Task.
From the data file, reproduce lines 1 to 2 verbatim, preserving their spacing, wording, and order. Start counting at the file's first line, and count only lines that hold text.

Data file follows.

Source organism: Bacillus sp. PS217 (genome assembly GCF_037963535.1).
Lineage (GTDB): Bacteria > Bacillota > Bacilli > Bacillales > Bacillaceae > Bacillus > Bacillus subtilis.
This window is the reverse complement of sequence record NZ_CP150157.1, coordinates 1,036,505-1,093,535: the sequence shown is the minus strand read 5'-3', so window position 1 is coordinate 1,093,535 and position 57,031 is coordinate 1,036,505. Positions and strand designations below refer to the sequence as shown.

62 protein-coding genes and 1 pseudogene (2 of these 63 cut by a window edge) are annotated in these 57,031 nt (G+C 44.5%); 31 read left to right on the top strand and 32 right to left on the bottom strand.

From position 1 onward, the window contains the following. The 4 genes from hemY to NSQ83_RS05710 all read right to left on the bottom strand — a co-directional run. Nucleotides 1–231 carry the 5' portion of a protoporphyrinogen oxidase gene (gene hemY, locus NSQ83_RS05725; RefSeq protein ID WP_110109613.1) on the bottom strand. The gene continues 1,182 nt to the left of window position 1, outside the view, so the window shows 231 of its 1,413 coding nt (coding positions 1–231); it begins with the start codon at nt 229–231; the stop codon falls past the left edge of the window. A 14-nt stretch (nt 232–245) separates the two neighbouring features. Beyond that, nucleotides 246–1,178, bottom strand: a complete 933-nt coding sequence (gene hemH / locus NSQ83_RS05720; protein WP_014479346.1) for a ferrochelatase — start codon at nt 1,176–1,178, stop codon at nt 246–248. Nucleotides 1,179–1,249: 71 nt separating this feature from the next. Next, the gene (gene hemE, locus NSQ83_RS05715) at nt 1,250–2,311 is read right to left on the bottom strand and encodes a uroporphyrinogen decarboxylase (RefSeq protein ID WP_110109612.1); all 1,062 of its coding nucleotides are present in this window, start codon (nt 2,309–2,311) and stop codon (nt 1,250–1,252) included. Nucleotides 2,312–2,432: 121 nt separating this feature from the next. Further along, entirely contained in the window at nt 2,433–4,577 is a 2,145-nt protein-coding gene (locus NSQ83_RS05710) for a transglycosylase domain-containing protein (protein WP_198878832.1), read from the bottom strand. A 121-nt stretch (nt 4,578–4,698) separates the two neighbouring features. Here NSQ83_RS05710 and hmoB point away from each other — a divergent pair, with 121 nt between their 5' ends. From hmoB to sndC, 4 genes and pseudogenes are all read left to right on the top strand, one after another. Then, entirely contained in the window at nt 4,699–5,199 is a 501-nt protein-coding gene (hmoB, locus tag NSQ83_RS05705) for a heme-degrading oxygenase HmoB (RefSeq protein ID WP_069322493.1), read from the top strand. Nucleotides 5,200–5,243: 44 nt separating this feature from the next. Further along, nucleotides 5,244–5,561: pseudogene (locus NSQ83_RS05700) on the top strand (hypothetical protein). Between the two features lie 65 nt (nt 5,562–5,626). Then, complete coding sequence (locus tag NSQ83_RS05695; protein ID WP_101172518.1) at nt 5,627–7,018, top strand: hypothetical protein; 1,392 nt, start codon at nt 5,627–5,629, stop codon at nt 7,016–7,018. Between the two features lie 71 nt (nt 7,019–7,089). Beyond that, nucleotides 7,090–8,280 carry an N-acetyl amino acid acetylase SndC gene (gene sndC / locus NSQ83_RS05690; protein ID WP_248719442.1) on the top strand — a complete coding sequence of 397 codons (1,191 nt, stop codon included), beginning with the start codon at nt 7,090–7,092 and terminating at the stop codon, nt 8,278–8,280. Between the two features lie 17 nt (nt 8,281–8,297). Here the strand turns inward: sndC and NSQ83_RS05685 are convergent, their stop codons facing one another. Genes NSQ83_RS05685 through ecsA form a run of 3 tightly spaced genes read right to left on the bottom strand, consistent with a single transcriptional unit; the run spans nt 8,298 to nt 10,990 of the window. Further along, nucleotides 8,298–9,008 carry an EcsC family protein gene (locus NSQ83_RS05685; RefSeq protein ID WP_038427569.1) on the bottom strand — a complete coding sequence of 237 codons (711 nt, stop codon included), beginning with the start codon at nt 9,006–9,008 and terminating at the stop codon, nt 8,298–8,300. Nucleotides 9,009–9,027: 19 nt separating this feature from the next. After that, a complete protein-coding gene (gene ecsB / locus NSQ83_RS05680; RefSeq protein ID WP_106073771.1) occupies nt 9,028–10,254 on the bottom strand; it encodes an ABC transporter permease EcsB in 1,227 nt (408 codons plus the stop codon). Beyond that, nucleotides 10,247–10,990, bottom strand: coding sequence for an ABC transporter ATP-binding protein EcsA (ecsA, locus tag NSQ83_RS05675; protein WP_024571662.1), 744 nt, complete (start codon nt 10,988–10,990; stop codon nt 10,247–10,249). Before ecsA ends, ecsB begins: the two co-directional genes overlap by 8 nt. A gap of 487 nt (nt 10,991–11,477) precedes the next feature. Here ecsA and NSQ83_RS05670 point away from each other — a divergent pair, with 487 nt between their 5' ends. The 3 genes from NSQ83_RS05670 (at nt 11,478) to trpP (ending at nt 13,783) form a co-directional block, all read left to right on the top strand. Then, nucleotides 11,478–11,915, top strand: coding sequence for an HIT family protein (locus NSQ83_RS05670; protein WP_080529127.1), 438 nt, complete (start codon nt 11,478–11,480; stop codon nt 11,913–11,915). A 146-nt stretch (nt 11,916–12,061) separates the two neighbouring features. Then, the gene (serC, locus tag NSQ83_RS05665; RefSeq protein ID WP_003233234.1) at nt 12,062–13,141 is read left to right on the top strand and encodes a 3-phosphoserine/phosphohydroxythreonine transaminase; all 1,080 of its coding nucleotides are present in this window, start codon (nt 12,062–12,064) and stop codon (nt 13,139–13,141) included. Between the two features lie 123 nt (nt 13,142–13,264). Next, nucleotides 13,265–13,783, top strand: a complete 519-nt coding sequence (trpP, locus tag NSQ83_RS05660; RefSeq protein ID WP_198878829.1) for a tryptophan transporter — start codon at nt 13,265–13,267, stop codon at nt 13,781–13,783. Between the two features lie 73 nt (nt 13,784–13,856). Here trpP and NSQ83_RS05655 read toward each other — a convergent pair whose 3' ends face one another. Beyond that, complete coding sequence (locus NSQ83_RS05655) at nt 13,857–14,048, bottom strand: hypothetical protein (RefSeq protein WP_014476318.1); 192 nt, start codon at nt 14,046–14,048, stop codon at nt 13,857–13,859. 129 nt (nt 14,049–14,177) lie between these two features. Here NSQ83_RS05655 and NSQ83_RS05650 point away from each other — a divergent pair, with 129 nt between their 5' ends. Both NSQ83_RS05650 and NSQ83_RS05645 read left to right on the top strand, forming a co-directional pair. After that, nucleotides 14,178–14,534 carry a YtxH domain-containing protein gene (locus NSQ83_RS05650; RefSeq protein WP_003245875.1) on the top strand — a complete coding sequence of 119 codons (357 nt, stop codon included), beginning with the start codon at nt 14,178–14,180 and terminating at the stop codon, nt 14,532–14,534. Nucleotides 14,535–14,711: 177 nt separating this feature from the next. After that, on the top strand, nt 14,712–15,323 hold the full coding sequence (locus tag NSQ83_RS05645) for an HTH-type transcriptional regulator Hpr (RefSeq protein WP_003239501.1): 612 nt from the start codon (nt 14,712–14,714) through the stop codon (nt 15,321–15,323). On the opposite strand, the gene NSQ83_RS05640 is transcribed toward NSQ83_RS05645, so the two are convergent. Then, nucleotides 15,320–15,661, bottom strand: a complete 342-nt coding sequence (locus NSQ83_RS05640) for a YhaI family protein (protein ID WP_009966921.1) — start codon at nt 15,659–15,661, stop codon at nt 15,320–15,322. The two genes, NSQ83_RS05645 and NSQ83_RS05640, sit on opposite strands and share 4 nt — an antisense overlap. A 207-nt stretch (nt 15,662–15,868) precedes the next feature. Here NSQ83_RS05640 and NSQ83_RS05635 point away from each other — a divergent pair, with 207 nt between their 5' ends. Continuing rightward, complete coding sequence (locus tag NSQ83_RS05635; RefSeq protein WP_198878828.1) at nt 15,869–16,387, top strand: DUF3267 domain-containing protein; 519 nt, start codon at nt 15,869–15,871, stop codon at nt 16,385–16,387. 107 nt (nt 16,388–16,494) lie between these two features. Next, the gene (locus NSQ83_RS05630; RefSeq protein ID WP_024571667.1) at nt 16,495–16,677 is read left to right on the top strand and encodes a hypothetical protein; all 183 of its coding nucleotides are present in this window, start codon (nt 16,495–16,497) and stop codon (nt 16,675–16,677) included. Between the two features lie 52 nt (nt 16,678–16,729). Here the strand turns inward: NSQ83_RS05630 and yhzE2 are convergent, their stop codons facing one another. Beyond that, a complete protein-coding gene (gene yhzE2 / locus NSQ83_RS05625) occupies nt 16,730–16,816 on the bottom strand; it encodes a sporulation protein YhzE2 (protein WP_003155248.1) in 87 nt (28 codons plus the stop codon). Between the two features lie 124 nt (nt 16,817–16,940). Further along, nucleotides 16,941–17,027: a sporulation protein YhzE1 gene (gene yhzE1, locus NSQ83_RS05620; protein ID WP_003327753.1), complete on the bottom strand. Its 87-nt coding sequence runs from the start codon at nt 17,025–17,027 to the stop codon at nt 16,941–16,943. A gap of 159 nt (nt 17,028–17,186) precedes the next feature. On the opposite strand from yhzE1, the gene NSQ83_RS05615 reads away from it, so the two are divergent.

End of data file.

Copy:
Source organism: Bacillus sp. PS217 (genome assembly GCF_037963535.1).
Lineage (GTDB): Bacteria > Bacillota > Bacilli > Bacillales > Bacillaceae > Bacillus > Bacillus subtilis.